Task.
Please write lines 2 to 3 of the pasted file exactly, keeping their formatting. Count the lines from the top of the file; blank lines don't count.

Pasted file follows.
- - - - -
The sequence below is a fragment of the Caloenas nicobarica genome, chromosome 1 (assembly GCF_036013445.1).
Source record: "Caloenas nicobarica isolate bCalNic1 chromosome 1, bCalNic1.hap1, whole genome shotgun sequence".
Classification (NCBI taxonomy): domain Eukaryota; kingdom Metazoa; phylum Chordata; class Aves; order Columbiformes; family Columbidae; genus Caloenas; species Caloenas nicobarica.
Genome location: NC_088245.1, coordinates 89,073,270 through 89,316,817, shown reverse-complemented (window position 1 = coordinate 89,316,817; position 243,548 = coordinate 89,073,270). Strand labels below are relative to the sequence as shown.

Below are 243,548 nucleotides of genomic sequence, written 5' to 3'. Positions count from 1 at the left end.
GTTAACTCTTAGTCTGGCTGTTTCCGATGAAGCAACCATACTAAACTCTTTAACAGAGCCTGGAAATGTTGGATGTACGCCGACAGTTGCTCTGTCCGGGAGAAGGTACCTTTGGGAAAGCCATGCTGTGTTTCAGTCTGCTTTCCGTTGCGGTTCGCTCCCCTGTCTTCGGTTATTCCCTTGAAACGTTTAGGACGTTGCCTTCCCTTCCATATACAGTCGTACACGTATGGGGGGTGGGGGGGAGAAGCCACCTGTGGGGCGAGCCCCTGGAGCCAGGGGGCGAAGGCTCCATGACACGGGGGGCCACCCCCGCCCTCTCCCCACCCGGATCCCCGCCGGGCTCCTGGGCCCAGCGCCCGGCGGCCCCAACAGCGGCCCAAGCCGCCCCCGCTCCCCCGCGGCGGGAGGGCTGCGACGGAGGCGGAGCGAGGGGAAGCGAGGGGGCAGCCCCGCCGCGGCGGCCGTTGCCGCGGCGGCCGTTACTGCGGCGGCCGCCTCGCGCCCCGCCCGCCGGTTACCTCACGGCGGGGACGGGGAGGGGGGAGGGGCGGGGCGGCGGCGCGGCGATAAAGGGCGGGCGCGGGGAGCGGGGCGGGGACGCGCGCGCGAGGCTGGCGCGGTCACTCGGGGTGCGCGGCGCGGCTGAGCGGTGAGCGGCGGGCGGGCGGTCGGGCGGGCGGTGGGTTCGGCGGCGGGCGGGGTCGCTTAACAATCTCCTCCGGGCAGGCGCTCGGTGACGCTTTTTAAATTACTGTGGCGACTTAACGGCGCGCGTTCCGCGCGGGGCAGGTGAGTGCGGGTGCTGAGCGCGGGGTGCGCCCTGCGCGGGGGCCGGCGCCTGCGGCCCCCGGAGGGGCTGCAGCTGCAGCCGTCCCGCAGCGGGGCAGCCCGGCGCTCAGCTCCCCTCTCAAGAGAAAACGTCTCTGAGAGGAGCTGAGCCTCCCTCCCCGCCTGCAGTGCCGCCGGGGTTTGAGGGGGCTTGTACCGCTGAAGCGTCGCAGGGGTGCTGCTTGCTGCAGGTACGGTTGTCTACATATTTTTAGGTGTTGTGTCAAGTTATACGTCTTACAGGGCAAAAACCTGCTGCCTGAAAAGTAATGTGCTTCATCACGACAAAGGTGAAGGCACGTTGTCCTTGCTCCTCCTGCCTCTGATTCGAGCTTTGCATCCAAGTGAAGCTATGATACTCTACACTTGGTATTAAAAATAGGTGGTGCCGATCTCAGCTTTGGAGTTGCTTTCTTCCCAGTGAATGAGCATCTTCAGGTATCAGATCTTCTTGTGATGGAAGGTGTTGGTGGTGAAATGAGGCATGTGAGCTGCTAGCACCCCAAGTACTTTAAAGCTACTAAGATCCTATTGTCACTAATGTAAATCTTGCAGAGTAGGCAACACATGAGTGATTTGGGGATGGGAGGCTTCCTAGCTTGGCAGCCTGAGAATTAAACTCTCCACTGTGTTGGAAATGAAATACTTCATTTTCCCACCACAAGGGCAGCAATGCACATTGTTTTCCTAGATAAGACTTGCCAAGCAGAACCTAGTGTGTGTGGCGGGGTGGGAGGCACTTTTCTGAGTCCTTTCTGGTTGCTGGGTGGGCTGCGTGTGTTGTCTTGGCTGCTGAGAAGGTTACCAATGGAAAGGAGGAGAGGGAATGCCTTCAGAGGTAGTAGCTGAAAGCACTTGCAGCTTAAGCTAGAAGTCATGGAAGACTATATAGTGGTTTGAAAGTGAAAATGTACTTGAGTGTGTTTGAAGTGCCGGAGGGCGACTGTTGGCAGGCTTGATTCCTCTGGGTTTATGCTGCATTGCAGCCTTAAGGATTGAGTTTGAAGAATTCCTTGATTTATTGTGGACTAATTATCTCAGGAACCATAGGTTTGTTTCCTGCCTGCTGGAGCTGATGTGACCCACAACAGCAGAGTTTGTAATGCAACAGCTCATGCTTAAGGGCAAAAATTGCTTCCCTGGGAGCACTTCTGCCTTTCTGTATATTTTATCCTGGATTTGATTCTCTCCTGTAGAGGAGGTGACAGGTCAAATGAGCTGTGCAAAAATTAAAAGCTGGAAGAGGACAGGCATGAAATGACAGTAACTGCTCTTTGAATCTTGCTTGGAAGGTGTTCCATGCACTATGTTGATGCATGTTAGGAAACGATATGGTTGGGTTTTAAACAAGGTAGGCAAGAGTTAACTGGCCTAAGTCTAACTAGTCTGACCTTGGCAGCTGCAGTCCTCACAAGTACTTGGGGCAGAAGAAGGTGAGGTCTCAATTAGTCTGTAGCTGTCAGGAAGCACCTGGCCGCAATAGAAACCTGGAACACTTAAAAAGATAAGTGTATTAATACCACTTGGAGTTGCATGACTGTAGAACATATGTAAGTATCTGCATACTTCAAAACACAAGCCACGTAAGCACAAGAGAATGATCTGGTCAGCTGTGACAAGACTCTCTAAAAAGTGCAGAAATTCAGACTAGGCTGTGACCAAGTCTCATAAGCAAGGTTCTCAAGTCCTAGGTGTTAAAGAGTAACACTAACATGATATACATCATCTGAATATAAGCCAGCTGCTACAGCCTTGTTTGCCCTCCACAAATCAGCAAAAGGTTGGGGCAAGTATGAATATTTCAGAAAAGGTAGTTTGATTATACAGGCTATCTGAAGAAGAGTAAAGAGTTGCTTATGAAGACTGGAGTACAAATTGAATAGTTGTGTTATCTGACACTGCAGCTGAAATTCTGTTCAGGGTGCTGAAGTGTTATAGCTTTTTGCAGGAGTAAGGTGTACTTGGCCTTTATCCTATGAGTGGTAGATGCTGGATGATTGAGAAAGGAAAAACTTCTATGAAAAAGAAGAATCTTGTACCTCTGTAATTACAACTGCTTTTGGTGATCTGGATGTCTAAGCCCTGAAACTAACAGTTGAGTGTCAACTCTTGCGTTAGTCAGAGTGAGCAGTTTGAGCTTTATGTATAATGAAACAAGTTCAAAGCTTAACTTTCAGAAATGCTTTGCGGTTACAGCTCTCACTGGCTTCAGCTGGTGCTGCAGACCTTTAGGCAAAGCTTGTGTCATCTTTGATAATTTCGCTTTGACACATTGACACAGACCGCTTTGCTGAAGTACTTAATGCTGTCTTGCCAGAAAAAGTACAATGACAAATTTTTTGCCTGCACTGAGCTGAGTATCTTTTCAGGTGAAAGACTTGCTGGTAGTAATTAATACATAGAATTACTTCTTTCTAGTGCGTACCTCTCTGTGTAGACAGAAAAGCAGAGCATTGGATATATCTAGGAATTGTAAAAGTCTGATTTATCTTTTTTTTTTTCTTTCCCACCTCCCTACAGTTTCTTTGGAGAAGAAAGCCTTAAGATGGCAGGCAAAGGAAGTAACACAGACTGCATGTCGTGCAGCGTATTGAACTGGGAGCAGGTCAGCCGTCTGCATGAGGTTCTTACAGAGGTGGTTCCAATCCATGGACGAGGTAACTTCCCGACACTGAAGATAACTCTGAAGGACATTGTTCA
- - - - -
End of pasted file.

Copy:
Source record: "Caloenas nicobarica isolate bCalNic1 chromosome 1, bCalNic1.hap1, whole genome shotgun sequence".
Classification (NCBI taxonomy): domain Eukaryota; kingdom Metazoa; phylum Chordata; class Aves; order Columbiformes; family Columbidae; genus Caloenas; species Caloenas nicobarica.